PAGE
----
What Does the Future of Management Look Like to You?

Posted by Gary Hamel on September 25, 2007

It’s hard to imagine how something that has changed so little over the past few decades—in this case, the hierarchical, bureaucratic management system that governs life in large organizations—might change dramatically in the years to come. Nevertheless, a while back my friend Tom Stewart, the editor of
Harvard Business Review, and I posted the following question online:

Looking twenty years out into the future, what one characteristic—principle, practice, or structural feature—of the “modern” industrial organization will appear to be the most antiquated or anachronistic?

Over the course of a few weeks, we received more than one hundred responses from managers around the world.

Comments came from folks working in big multinationals like Dell, Philips, Infosys, Whirlpool, ArcelorMittal and Citi, as well as from individuals working in smaller companies and start-ups.

Here are some representative answers to our question. You can also add your own thoughts here.

  • "Centralized management structure will seem most antiquated as the speed of business will continue to accelerate companies that thrive will be unencumbered with the command/control ways of the past."
  • "The need for large, expensive & highly trained information technology departments will have disappeared because reliable, robust & highly configurable solutions will be available via the Internet."
  • "Structural characteristics---already we are seeing the dissolution of almost any defined form (certainly any fixed form) reflected in network analyses that illuminate the real, or necessary, paths of process flows and communications, and the essential ongoing art of ad hoc organization."
  • "Hierarchies with people called superiors will be perceived as antiquated given that most of the connections that are important to business (ie customer contact...) are in the hands of what we today imply are inferiors!
  • "The hierarchical pyramidal organizational structure."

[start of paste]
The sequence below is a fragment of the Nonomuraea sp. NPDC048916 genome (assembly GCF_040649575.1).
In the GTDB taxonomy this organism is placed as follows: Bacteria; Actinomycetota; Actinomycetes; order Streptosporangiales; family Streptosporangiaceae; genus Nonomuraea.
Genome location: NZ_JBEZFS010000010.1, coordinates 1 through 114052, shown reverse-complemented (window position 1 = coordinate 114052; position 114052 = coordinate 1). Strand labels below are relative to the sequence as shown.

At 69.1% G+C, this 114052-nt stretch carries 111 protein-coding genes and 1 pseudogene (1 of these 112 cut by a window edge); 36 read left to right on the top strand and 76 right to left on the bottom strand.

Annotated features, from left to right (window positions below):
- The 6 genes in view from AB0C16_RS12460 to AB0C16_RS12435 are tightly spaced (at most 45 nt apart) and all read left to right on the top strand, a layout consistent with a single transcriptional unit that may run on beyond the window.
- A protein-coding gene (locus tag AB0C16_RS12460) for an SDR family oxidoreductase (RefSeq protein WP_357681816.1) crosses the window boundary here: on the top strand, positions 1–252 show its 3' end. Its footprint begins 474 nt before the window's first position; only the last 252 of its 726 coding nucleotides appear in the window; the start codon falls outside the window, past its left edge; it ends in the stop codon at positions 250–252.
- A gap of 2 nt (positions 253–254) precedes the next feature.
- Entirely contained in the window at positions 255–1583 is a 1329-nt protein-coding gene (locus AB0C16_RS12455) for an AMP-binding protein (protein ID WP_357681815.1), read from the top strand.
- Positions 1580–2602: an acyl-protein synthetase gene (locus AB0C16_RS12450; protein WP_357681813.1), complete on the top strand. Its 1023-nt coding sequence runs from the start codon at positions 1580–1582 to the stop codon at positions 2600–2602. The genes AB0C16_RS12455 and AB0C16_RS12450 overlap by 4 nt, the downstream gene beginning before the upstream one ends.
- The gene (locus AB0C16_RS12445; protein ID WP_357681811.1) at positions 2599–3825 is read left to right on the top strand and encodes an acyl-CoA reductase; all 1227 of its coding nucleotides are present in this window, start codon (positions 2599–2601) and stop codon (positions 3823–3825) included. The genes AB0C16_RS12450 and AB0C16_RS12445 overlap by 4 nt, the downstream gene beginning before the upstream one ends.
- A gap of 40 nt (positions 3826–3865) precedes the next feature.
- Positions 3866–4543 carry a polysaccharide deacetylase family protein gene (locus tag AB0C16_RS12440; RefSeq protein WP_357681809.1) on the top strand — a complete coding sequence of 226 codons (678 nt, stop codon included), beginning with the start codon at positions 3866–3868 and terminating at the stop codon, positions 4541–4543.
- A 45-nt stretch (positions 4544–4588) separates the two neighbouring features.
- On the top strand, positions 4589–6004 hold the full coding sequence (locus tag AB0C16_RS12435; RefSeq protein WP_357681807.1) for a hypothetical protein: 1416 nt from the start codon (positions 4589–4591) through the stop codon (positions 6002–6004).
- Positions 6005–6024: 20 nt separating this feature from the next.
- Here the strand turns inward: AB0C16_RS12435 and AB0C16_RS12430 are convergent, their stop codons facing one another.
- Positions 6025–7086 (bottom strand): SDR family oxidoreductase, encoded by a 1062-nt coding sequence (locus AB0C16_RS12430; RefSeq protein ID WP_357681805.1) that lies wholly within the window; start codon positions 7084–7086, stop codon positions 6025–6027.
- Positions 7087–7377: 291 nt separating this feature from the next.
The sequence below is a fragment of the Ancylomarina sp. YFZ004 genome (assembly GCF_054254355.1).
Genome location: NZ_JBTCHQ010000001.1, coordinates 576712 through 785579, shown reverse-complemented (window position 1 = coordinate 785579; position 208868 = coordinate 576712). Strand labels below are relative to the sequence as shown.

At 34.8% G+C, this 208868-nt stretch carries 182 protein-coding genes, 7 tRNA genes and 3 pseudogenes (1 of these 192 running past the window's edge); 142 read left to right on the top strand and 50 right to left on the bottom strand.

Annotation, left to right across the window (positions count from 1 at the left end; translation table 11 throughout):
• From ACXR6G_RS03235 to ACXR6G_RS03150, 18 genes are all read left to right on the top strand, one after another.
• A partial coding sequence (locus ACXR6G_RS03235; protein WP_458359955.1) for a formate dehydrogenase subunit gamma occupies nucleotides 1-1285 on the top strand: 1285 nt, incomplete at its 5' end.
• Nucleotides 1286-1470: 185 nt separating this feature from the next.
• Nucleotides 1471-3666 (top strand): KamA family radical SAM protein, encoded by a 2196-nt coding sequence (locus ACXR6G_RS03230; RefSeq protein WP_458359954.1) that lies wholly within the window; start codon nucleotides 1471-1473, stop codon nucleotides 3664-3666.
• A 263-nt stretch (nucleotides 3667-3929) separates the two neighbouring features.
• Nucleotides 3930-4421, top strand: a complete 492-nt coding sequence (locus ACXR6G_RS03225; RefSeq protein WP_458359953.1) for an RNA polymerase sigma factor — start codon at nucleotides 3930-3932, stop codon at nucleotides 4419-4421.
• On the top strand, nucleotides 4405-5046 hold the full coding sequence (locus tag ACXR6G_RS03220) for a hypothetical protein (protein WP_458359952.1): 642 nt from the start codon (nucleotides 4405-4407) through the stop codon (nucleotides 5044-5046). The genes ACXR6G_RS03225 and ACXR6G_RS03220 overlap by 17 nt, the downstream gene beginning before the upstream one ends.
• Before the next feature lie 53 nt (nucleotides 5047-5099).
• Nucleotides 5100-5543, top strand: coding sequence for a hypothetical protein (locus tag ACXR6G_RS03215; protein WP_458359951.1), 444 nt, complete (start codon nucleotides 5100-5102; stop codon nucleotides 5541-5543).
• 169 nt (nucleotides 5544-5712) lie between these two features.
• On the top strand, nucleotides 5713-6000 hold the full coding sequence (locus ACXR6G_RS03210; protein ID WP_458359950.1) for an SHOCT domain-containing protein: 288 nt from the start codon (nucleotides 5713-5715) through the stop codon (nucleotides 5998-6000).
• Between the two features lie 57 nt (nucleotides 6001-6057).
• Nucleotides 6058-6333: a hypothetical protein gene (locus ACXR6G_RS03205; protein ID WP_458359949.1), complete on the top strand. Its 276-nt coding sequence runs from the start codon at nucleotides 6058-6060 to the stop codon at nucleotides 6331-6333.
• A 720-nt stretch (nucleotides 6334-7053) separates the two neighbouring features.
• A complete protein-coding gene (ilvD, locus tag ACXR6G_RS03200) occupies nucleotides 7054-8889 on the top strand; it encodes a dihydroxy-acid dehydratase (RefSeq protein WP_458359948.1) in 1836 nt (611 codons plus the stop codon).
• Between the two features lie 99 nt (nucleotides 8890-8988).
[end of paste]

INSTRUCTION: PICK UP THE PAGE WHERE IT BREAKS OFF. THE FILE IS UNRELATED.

• "Organizational hierarchy and the concomitant organizational control mechanisms that have accrued over the centuries will fade from the scene. Although it is always true that "one man can make a difference," the perception of leadership as a one-man show will give way to the idea of distributed leadership throughout the organization."
  • "Centralization of decision making."
  • "In 20 years' time, the one feature of the late twentieth-century industrial organization that will appear the most anachronistic will be the notion that employees must be beholden to the organization they work for. As employees increasingly have their personal sense of worth and marketability tied into how much intellectual value they have helped create, they will be unwilling to cede this intellectual property ownership to their organization."
  • "I believe that the most anachronistic feature will be the mechanistic view of business itself, e.g. that rational scientific analysis can determine and shape the optimal functioning of a group of humans. Getting people to repeat a process and stay within boxes determined by management has been shown to produce scale and efficiency, but it ignores the essence of what motivated and skilled people bring to a job that no machine ever will."
  • "The way talent is allowed to be partitioned and protected within silos."
  • "The most antiquated characteristic will be a labor force that believes in spending more then 5 years working for any company."
  • "The most antiquated or anachronistic structural feature of the late twentieth-century industrial organizations is the tightly structured organization that is slow to react to the market conditions. The potential to change should be in each and every worker and the structure should foster the mind sets to achieve that.
  • "Restricted, controlled flow of information shall be the most antiquated feature."
  • "Rigid hierarchical system would be the most antiquated. Almost flat & flexible organizational structure, based on the roles one performs, will be the rule in coming years. This will allow greater interaction and innovation within new-age organizations."
  • "Quite simply, centralized command and control. While used by most companies as the fundamental organizational structure, it in itself has become the chief impediment keeping organizations from adapting to newer more flexible structures required to grow and compete globally. Quite a paradox!!"